Deleuze worked out the full potential of Weber’s insight behind his metaphor of “elective affinity”. The same process of becoming that explained the rise of capitalism fueled by Puritans’ “vocational calling” also explains the mutations of “Christian asceticism … in renouncing the world, however, had assisted religion, through the cloister, to dominate the world.”16 In modern time, David Scott FitzGerald & David Cook-Martin’s Culling the Masses, based on their detailed study of the evolution of immigration laws in six American nations, presents a compelling case on the “elective affinity” between liberalism and racism.17 Their theoretical case would be much stronger if they borrow the fire power of Deleuze’s “lines of flight”, which is much more grounded metaphysically than the ad hoc metaphor of “elective affinity”.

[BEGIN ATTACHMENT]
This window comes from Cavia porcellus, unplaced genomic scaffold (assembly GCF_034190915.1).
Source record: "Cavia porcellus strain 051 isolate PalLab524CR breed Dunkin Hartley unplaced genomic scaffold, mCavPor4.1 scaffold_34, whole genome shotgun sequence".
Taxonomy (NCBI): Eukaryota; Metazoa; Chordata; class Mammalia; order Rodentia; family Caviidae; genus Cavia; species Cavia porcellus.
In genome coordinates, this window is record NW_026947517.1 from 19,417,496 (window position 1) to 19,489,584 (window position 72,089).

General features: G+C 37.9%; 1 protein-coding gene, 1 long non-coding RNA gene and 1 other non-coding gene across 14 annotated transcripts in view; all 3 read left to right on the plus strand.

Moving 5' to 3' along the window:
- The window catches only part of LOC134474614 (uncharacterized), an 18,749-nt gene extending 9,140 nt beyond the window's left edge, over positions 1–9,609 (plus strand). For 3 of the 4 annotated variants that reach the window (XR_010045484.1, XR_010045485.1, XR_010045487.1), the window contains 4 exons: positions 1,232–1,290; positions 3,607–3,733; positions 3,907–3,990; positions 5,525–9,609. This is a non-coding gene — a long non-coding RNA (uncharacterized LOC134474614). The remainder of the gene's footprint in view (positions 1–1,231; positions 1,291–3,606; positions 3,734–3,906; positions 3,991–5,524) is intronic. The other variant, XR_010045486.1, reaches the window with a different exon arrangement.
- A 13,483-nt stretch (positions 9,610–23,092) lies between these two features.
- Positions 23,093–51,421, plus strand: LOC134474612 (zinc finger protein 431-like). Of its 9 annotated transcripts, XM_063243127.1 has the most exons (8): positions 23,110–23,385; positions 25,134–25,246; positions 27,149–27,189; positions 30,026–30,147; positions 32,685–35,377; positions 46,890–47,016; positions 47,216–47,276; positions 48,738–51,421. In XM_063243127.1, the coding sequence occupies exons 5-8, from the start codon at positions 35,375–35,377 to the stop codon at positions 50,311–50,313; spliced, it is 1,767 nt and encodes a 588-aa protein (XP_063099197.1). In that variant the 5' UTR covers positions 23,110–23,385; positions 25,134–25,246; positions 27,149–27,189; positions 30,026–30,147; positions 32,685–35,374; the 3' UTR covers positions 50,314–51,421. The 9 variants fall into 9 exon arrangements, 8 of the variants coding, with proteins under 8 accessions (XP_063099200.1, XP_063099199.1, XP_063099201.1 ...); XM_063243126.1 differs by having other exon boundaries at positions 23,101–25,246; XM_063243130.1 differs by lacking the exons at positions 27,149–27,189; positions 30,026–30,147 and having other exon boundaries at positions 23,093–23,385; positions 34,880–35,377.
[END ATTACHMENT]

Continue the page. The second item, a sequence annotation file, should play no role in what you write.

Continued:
State Philosophy still calls shots from the height of the privileged epistemological position, albeit with a weakened voice. “God has not been preparing the English speaking and Teutonic peoples for a thousand years for nothing but vain and idle self-administration. No! He has made us the master organizers of the world to establish system where chaos reigns…. He has made us adept in government that we may administer government among savage and senile peoples,” stated Senator Albert Beveridge, a historian and intellectual leader at the time when the United States sought to annex the Philippines.18 A few days ago, Senator Thomas Cotton said Chinese students should be allowed “to come here and study Shakespeare and the Federalist Papers, that’s what they need to learn from America … They don’t need to learn quantum computing and artificial intelligence from America.” Progress has been made in that Cotton acknowledged the Chinese had the ability to study science, but “the educated ignorance of white schools” (W. E. B. Du Bois) is obviously alive and well. This “socially sanctioned ignorance” goes a long way, as Lorraine Code masterfully put forth in her analysis of George Eliot’s novel Daniel Deronda and James Mill’s History of British India. “Mill celebrates, takes pride in his ignorance of daily life in India, claiming it allows him to produce a supremely objective history.”19 To borrow Code’s phrases, “socially embedded ignorance” holds tenaciously against non-conforming facts from other countries in the fight against Covid-19; “it is intransigently entrenched, sedimented, ossified – requiring more than mere empirical counterexamples to dislodge it. It claims the power to discount ‘aberration’ from its dogmatic certainty: indeed, ironically, socially sanctioned ignorance carries an air of certainty even more stubborn than knowledge.”20 That stubborn ignorance “is a blind giant who, let him but wax unbound, would make it a sport to seize the pillars that hold up the long-wrought fabric of human good, and turn all places of joy dark as a buried Babylon,”21 or America in 2020 where over 60,000 people have died of Covid-19.